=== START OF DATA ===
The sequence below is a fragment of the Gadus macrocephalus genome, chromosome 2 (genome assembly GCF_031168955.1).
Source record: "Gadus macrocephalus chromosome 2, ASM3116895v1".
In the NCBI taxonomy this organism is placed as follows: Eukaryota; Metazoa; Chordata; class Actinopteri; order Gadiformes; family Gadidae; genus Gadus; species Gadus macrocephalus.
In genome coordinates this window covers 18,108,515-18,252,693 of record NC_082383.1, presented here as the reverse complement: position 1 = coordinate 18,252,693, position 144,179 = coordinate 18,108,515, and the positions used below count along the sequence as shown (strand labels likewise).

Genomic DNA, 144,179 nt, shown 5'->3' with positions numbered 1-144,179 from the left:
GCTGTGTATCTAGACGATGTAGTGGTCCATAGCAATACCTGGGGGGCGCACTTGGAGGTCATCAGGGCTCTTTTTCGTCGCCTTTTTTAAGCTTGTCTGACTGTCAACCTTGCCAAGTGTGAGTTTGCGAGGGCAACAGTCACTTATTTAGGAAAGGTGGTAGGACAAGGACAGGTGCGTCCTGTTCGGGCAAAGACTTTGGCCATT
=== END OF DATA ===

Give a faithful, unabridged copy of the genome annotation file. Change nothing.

The sequence below is a fragment of the Gadus macrocephalus genome, chromosome 2 (genome assembly GCF_031168955.1).
Source record: "Gadus macrocephalus chromosome 2, ASM3116895v1".
In the NCBI taxonomy this organism is placed as follows: Eukaryota; Metazoa; Chordata; class Actinopteri; order Gadiformes; family Gadidae; genus Gadus; species Gadus macrocephalus.
In genome coordinates this window covers 18,108,515-18,252,693 of record NC_082383.1, presented here as the reverse complement: position 1 = coordinate 18,252,693, position 144,179 = coordinate 18,108,515, and the positions used below count along the sequence as shown (strand labels likewise).

Genomic DNA, 144,179 nt, shown 5'->3' with positions numbered 1-144,179 from the left:
GCTGTGTATCTAGACGATGTAGTGGTCCATAGCAATACCTGGGGGGCGCACTTGGAGGTCATCAGGGCTCTTTTTCGTCGCCTTTTTTAAGCTTGTCTGACTGTCAACCTTGCCAAGTGTGAGTTTGCGAGGGCAACAGTCACTTATTTAGGAAAGGTGGTAGGACAAGGACAGGTGCGTCCTGTTCGGGCAAAGACTTTGGCCATT